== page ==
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A porphyrin molecule is an organic molecule that must be created and destroyed in the body by specific proteins. Because proteins are programmed by DNA, any mutations in the DNA can result in protein malfunctions that process porphyrin molecules. While most porphyrins are extremely beneficial, those that have not formed properly or cannot be broken down pose a serious threat to the body.

Porphyrin molecules have a high degree of interactivity. They have the ability to disrupt the cell membrane and contain an iron molecule with the potential to act.

They have the potential to disrupt the cell membrane and, because they contain an iron molecule with the ability to act as an electron sink, they promote the formation of free radicals.


It is a genetic condition that causes porphyrin buildup due to its inability to be broken down or properly created.

It is classified into several types based on which enzyme is mutated. As a result, the symptoms and treatments for the various versions differ.

Finally, the porphyrin molecule that is causing the problem must be identified and addressed. This could include using an artificial porphyrin or putting the patient through gene therapy to stimulate their body’s production of the necessary enzymes.

Purple urine, caused by unbroken porphyrins left in the urine, is frequently used to diagnose porphyria.

Plant Porphyrins

We see the same iron-holding heme porphyrins in plants and animals because the porphyrin molecules are evolutionarily conserved.

Plants, like animals, use the electron transport chain to produce ATP, and similar porphyrins are used.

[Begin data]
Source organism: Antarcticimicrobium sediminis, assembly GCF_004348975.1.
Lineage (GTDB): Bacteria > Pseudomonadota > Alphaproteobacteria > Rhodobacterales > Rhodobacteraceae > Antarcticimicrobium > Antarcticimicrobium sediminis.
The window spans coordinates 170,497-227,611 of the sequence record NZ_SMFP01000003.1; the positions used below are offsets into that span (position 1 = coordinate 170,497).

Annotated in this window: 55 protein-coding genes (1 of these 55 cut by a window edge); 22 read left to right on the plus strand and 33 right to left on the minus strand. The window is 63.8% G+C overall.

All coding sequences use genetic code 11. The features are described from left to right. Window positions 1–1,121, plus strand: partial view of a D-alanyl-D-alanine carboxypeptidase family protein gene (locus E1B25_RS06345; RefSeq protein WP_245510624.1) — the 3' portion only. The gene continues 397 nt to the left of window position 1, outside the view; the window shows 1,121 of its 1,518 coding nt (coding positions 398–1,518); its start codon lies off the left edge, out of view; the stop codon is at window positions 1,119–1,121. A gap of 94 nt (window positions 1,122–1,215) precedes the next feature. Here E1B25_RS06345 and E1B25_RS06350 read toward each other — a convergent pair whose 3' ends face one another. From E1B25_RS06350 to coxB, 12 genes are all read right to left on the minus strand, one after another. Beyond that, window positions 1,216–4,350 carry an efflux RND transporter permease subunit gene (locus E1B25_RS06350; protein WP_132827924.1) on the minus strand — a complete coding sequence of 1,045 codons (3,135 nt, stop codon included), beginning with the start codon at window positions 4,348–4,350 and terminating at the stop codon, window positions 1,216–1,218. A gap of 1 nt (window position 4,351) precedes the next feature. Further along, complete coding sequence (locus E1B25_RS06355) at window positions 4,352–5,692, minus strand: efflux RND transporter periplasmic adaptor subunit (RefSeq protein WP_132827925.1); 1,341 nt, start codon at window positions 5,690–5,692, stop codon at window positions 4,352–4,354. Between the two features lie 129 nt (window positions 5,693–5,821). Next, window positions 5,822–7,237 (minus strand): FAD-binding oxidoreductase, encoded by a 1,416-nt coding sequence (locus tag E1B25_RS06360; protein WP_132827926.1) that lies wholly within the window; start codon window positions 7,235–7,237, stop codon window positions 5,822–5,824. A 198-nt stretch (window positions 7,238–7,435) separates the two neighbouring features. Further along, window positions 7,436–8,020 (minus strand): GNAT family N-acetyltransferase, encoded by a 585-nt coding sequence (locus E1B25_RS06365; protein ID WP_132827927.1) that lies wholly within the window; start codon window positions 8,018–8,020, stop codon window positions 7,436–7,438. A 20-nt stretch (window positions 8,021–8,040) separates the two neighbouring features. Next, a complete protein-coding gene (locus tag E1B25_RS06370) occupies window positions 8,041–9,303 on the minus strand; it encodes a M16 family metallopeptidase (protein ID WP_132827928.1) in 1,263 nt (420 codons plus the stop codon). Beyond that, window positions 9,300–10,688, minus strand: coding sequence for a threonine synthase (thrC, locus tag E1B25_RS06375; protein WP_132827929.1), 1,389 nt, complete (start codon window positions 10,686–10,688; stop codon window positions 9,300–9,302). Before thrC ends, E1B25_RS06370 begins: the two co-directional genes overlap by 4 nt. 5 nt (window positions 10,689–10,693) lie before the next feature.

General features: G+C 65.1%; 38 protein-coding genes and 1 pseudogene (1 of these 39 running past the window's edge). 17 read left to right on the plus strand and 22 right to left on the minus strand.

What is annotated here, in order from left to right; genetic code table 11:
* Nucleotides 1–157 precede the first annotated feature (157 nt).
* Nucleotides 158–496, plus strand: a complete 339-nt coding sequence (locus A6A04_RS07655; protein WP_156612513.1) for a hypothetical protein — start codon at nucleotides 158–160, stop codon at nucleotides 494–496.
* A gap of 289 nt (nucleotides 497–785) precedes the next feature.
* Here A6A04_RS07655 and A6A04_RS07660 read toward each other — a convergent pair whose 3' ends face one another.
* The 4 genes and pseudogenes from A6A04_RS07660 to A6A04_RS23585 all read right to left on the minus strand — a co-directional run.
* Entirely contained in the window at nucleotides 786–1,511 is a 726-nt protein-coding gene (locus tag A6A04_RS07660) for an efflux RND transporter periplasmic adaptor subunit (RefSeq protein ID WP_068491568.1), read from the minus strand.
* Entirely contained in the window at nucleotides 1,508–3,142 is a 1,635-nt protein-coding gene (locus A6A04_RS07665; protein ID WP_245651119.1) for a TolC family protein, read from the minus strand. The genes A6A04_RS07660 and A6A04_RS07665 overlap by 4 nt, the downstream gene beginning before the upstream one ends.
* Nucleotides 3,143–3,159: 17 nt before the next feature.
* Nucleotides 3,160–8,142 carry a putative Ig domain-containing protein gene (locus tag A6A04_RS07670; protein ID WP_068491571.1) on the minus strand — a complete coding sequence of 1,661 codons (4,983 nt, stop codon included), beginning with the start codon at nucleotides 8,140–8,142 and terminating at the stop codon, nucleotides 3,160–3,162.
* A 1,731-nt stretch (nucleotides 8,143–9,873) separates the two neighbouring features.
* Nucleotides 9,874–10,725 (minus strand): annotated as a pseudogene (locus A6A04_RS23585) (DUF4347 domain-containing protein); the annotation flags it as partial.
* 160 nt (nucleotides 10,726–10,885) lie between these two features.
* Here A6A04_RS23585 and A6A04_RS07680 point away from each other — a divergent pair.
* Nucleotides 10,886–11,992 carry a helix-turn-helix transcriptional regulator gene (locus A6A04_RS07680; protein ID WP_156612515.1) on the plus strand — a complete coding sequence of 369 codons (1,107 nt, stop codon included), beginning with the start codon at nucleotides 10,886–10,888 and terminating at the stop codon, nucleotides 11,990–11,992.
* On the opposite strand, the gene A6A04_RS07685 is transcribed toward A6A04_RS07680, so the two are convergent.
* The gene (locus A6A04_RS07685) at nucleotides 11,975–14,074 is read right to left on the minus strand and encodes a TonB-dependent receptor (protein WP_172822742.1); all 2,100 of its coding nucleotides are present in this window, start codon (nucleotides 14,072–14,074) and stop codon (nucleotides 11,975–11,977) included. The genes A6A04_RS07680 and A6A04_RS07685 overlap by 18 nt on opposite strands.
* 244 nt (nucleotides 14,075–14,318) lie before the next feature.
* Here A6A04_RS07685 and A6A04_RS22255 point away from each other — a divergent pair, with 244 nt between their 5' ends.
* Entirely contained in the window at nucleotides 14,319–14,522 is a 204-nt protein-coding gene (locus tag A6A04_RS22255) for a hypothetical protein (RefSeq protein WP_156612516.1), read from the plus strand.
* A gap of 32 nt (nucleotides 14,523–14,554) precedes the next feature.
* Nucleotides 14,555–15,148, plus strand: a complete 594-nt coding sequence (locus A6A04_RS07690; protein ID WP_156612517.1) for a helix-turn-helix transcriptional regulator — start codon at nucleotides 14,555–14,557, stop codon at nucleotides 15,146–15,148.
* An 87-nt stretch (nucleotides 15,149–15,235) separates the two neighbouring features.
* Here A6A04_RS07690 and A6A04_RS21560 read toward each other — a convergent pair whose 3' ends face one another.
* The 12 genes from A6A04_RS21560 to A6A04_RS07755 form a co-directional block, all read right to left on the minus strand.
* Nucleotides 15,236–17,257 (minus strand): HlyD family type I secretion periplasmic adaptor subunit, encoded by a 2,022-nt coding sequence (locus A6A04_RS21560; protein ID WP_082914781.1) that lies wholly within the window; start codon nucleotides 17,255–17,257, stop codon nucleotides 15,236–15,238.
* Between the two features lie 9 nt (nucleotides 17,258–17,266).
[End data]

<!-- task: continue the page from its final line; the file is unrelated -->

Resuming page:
Plants, on the other hand, have mastered a different configuration of the porphyrin molecule, allowing them to capture the energy in sunlight. Chlorophyll is a unique molecule built around a porphyrin base.

The chlorophyll molecule has several distinct side-chains that are distinct from the porphyrin molecule. It also has a very long side chain, which can be seen coming off the bottom. These side-chains alter the shape and configuration of the base porphyrin slightly.

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You’ll notice that instead of iron (Fe), a magnesium (Mg) ion has been “captured” within the porphyrin. Unlike heme groups, which contain iron, magnesium in chlorophyll does not transfer oxygen.

Instead, the molecule’s function is to absorb solar energy.

During the process, the magnesium ion aids in the capture and storage of electrons. The magnesium ion also assists the porphyrin in absorbing red and blue light rather than reflecting red light as blood does. Giving plants their green color, only a strong green color is allowed to pass through.

Porphyrins can be found almost anywhere on the planet, aside from plants and animals. Bacteria use porphyrins in the same way that animal cells do, though the final molecules they use may look very different.

Certain bacteria can also photosynthesize, and like plants, they use porphyrins to capture solar energy. There are also substances, such as vitamin B12, that are synthesized from a porphyrin but do not resemble one when finished.

Porphyrins can also be manufactured in a laboratory. Because these molecules act as pigments, they have been used in dyes and as colorants in various solutions. While many porphyrins can be synthesized in the lab, they tend to be more symmetrical than natural porphyrins.

Crude oil is another interesting example of porphyrins. Organic molecules, it appears, can naturally form into porphyrins during the many centuries buried beneath the Earth. These substances are discovered as byproducts of crude oil extraction from the ground.

Evolutionary scientists hypothesize that these porphyrins, and those created in similar ways, could have been the starting material for the origins of life on Earth.